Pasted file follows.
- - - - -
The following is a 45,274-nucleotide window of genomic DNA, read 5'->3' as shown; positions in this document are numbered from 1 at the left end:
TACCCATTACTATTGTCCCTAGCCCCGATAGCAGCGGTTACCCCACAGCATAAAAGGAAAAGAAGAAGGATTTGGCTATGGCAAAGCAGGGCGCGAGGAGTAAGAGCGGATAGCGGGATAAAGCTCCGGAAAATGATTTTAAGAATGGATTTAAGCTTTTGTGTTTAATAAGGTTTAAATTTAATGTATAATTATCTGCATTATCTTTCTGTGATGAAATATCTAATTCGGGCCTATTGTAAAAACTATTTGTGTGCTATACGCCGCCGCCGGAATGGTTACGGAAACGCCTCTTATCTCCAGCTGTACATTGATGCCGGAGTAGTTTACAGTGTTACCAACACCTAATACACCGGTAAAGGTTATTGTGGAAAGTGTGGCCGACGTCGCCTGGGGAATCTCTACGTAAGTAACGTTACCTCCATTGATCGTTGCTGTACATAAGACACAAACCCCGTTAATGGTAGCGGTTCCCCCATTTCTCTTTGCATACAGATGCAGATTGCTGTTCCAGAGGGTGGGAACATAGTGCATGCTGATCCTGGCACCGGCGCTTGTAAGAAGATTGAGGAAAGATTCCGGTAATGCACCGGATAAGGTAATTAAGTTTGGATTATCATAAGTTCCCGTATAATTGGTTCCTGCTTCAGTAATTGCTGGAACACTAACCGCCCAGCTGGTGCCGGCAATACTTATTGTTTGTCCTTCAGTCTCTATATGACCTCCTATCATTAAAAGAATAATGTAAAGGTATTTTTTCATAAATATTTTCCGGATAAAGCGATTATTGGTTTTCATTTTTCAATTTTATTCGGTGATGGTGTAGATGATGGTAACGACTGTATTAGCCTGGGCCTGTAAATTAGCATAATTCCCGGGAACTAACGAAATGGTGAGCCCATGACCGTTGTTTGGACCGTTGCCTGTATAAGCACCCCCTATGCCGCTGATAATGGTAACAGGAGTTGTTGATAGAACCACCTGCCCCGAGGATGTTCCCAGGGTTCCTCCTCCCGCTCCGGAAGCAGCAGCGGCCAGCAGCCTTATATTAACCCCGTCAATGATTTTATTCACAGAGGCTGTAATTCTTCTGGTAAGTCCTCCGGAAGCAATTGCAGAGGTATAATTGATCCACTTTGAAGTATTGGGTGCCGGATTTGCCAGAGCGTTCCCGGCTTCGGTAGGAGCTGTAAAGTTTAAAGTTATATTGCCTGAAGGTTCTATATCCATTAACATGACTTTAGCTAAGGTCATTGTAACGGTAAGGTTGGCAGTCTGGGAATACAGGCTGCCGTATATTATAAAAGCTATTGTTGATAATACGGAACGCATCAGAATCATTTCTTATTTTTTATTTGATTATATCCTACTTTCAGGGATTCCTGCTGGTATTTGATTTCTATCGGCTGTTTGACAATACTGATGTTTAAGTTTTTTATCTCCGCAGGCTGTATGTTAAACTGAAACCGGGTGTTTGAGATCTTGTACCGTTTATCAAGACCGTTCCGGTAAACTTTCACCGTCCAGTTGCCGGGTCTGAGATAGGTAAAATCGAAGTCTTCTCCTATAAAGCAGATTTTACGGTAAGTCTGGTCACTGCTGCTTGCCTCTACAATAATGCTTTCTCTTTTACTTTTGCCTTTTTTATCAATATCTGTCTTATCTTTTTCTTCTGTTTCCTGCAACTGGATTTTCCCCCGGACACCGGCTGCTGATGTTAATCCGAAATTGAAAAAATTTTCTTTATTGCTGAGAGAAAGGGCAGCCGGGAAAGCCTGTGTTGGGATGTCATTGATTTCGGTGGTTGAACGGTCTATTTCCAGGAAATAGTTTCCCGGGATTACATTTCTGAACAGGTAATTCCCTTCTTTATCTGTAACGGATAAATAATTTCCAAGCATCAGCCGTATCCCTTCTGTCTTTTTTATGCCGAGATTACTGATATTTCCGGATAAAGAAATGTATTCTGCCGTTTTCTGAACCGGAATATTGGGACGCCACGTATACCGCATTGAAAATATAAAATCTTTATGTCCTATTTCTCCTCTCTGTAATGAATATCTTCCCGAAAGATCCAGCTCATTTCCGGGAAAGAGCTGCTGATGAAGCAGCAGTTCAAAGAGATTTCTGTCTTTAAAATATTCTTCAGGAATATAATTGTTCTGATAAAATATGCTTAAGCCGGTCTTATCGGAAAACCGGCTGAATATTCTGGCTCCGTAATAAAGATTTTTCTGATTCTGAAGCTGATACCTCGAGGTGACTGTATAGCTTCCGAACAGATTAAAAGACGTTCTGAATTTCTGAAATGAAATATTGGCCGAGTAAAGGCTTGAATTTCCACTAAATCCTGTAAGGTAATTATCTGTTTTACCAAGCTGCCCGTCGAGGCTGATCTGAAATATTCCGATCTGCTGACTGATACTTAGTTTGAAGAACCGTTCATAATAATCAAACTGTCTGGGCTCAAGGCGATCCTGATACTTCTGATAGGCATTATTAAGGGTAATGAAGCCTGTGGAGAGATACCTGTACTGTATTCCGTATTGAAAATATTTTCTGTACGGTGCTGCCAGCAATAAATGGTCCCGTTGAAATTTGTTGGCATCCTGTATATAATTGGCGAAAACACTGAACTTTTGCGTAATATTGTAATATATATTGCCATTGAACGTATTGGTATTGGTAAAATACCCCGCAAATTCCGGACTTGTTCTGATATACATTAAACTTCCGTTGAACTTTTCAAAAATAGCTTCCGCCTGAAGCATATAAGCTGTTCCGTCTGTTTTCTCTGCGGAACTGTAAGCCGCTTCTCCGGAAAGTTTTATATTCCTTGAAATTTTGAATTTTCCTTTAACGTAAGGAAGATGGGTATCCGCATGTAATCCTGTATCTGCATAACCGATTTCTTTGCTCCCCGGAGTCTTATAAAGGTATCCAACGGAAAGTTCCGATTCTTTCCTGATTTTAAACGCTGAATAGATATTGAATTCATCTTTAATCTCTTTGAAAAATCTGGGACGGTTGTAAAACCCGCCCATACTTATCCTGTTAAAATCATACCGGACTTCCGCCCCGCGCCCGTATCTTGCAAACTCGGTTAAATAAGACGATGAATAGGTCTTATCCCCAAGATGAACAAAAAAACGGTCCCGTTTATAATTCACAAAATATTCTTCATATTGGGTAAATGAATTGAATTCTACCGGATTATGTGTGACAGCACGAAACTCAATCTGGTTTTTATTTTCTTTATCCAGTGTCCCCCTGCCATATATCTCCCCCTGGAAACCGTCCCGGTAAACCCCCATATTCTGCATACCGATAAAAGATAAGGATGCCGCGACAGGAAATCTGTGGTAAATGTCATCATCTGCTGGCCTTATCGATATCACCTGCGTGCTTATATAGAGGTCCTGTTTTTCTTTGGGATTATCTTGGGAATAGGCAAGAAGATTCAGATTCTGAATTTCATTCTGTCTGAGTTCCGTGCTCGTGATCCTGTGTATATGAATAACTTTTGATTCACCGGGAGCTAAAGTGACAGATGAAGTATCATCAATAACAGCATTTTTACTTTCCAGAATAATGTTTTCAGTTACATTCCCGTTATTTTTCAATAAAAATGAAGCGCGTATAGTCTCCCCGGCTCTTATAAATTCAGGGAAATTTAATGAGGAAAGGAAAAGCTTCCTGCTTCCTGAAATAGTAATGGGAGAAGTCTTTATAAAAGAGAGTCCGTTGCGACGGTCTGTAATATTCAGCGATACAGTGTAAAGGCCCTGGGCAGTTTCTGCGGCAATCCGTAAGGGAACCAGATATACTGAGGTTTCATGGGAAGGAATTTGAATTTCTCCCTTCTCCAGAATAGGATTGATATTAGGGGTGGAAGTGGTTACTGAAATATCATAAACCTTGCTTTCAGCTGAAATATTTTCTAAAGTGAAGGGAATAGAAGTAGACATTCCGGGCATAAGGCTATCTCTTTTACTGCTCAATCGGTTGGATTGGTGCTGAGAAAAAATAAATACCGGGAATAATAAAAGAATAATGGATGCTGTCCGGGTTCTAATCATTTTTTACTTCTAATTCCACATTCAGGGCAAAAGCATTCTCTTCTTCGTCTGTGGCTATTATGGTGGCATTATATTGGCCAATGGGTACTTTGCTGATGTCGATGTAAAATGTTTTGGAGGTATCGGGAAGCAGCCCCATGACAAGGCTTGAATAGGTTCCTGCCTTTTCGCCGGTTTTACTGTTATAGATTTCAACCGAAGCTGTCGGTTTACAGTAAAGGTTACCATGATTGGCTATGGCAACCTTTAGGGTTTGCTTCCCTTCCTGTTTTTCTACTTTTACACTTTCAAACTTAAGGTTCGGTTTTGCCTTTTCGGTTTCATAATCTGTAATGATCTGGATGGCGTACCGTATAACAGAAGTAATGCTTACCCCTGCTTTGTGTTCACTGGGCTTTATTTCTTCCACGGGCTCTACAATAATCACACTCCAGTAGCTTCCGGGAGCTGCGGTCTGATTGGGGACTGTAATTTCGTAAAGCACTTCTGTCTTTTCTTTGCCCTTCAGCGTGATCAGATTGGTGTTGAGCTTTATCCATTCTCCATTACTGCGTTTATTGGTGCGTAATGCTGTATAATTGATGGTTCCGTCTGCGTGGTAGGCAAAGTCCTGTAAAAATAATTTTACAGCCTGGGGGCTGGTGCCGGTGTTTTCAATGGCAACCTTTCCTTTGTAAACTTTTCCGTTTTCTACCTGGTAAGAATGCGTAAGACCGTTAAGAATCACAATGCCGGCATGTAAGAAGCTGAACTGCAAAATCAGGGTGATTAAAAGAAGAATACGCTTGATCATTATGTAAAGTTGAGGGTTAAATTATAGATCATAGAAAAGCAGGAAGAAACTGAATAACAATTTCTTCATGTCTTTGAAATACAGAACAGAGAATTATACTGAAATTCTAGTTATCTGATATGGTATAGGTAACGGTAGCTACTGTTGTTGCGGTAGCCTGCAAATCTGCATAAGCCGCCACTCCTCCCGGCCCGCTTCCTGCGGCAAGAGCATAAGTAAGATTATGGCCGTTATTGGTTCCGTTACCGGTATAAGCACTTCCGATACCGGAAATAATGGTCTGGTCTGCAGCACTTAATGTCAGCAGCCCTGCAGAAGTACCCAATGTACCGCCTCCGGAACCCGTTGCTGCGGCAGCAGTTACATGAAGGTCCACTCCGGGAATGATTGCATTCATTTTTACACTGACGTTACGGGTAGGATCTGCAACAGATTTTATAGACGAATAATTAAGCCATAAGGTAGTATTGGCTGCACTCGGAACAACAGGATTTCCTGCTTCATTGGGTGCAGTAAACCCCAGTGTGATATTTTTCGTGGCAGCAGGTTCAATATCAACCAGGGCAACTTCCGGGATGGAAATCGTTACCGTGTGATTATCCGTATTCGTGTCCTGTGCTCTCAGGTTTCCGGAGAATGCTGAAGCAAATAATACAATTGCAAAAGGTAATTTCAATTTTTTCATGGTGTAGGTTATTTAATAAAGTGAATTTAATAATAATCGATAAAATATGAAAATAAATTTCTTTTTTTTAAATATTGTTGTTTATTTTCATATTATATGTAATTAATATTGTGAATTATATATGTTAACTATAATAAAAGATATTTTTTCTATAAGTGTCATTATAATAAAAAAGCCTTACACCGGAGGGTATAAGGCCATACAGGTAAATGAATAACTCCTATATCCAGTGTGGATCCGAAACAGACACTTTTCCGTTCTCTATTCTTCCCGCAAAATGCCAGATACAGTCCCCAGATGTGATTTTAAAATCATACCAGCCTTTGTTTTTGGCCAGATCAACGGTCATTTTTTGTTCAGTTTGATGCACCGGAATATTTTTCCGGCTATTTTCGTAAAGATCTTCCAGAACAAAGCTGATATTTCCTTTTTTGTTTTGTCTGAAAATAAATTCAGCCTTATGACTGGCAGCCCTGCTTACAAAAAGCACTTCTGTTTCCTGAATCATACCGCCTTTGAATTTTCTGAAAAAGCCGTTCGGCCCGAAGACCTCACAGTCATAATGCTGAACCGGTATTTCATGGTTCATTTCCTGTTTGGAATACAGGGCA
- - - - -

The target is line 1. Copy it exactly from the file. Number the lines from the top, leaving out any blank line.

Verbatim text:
The following is a 45,274-nucleotide window of genomic DNA, read 5'->3' as shown; positions in this document are numbered from 1 at the left end: